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The fascinating journey of the jasmine

Saraswathy Srinivasan
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An adornment:A vendor stringing jasmine flowers in a shop at Parry's Corner market.Photo: S. Abishek
An adornment:A vendor stringing jasmine flowers in a shop at Parry's Corner market.Photo: S. Abishek

It is boom time for vendors of the jasmine flower in the city during the summer season. The life and tale of the scented flower span just 24 hours. From the time it is plucked early in the morning and brought to the market by the farmers, it is one swift journey. Supply and demand determine the price of the commodity and traders are quick to assess the situation, fix the price and sell it to vendors who span across the city to string it and make garlands that have to be sold before night fall.

Narayanasamy, vice-president of the Chennai Koyambedu Malar Mottha Vyabarigal Sangam, says the period between March and May is the peak season for jasmine. “The flowers start blooming from mid-January and the yield gradually increases to reach its full crop in summer. From June, there is a decline and it is off season during November –December as the yield is minimal.”

He says jasmine is grown in several areas surrounding Chennai. While Koyembedu is the primary market for the flowers, a parallel market functions in Parry's Corner. Transport facilities determine where the primary producers take the commodity to. While jasmine farmers from places such as Periapalayam, Oothukottai, Arni, Vengal, Chengalpattu, Madurantakam, Tiruvannamalai etc bring their produce to the Koyembedu market in buses, those in Gummudipoondi, Tirutani, Arakkonam etc use the train facilities to reach Parry's quickly.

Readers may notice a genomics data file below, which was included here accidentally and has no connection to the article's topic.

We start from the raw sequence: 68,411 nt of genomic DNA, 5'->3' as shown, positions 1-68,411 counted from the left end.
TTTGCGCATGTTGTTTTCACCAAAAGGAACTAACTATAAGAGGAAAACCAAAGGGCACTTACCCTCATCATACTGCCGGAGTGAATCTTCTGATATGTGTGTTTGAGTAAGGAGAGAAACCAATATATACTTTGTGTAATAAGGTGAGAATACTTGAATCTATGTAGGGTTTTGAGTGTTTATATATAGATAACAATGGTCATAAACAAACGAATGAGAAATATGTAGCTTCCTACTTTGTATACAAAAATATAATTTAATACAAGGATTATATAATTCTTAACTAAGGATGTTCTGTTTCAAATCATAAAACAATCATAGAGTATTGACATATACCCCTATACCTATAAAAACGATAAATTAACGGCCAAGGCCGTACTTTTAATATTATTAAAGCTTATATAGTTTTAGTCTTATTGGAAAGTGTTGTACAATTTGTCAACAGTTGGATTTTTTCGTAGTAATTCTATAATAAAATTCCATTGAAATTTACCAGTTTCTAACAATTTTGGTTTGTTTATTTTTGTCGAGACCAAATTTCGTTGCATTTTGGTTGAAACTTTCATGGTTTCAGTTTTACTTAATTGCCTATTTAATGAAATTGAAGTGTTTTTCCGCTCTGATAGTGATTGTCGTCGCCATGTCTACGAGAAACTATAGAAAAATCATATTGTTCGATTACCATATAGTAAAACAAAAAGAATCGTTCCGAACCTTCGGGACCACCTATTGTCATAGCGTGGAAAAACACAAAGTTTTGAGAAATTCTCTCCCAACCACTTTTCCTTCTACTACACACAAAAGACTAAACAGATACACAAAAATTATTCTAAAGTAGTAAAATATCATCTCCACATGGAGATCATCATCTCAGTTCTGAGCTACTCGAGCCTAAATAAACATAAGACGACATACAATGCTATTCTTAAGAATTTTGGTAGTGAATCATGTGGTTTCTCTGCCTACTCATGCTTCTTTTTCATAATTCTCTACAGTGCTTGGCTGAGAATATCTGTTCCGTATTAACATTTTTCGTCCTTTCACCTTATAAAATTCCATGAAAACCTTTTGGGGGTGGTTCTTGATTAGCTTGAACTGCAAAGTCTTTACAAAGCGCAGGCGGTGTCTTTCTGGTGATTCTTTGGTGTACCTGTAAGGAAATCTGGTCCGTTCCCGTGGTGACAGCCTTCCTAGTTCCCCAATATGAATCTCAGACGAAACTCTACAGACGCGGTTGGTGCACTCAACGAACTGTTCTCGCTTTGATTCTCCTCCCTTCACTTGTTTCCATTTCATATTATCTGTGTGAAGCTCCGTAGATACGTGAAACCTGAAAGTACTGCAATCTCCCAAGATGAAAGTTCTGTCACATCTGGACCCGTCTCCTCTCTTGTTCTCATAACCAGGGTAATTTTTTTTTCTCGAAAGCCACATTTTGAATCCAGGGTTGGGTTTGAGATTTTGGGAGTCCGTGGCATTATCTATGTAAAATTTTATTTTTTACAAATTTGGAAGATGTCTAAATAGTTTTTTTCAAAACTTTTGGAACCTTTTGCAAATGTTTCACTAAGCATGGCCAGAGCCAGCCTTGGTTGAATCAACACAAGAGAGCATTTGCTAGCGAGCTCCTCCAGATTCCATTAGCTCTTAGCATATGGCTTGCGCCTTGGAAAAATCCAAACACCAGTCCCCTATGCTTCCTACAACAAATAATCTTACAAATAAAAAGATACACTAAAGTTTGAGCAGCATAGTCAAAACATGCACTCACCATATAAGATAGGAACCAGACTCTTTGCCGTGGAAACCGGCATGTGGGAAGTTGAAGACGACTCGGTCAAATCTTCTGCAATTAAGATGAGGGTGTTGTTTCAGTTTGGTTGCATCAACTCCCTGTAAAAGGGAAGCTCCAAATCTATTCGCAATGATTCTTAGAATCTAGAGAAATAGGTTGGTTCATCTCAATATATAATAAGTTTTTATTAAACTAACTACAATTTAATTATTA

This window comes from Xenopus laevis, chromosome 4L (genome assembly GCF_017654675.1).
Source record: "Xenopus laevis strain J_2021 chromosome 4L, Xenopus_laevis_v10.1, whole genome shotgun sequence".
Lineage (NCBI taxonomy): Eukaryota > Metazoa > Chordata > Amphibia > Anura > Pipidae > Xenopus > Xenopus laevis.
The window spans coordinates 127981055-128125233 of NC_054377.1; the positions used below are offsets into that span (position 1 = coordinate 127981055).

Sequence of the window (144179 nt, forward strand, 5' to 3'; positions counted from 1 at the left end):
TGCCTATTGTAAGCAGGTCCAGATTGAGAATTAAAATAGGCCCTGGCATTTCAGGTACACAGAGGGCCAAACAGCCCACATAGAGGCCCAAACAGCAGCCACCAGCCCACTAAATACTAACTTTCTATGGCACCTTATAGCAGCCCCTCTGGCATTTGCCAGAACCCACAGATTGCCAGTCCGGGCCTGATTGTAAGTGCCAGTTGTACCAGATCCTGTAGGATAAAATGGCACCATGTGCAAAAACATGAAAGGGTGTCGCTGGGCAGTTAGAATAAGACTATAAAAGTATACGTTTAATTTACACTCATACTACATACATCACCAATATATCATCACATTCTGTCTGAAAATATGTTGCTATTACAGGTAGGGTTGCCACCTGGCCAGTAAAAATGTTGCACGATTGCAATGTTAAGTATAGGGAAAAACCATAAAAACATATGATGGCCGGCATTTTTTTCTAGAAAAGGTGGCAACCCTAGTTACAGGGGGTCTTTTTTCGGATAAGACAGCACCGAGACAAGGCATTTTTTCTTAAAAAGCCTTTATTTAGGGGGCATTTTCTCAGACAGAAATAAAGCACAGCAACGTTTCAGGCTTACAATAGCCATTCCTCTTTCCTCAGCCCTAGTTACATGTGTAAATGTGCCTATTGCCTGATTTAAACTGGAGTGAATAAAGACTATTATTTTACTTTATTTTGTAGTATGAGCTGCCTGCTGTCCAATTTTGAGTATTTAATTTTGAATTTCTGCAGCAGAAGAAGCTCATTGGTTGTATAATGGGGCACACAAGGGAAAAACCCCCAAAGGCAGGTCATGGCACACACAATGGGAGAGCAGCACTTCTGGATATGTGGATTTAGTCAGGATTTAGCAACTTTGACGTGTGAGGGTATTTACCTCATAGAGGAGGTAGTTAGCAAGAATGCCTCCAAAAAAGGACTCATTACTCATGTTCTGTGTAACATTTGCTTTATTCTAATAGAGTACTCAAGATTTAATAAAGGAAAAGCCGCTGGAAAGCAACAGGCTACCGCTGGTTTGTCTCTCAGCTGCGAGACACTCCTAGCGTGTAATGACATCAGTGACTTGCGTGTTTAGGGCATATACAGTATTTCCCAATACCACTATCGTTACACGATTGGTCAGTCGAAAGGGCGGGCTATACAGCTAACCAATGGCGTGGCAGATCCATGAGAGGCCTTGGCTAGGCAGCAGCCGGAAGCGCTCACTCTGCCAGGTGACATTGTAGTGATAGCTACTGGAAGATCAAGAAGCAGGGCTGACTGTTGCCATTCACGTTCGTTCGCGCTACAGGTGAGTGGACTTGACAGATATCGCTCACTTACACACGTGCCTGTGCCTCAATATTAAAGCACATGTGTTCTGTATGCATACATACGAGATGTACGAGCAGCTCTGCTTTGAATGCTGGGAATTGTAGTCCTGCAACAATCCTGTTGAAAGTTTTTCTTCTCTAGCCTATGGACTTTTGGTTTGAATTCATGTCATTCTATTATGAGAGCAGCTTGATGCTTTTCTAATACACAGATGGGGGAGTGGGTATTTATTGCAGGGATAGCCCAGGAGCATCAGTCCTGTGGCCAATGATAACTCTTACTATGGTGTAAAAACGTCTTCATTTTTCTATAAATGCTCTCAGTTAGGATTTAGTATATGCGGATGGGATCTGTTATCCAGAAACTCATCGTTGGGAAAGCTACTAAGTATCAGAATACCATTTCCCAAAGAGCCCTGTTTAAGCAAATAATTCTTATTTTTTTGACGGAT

On pricing, Mr. Narayanasamy says it fluctuates every day and also several times during the day, depending on the arrivals. “On Wednesday last, the price was Rs. 30 a Kg, but on Thursday and Friday it was around Rs. 100 a Kg. During festival days and Muhurtham dates, the rates are heavy.” Traders offer advance to the farmers in December-January itself after assessing the probable yield of the crop in summer. “If we do not pay, someone else will; it is highly competitive,” he adds.

The flowers start arriving from 4 a.m., but the rates are high around this time. As the day wears on they fluctuate. “Between 10.30 a.m. and 2 p.m. the rate is almost steady in Koyembedu. After 2 p.m., the price goes down as the vendors who come to purchase have to return to their neighbourhoods to sell the flowers. Due to lack of bus facility, they don't linger and we are keen to dispose of the flowers before they go waste.” But at Parry's Corner, the business goes on till about 9 p.m. as the vendors have train services. “Because of the transport problem, the rate is almost half compared to Parry's after 2 p.m.,” the trader laments.

J.R. Manoharan, a member of the wholesale traders' body, says that there is an abundance of the jasmine crop this year due to good rains. “Since last year, scent factories have started buying the flowers in bulk after 3 p.m. so the waste is minimal now. The farmers are also benefiting from this,” he adds.

Most of the vendors who come to buy the flowers from the markets are women who string them and sell them in street corners. Jyothi, who vends jasmine strings in front of a sweet shop near the Adyar Signal on Lattice Bridge Road from 5 p.m. to 10 p.m. has been in the business for the last 10 years to supplement her husband's income. “If the business is good, I make a profit of Rs. 100-150 per day,” she says. Jyothi, who pays 50 paise per ‘mozham' to professional stringers, also door delivers flowers to some households and shops in the neighbourhood.

K. Sumathi has been selling flowers near the Thiruvanmiyur signal on ECR for the last 20 years. Her husband Kumar, a painting contractor, fetches flowers from the Parry's market in the morning which Sumathi and other family members string into garlands. Kumar says that one can buy a variety of flowers used for pujas, functions etc from Koyembedu. “Flowers such asMalliandMullaiwhich women wear in their hair are best bought at Parry's,” he reasons. According to him, regular customers buy flowers irrespective of whether the price is high or cheap.

Saraswathy Srinivasan

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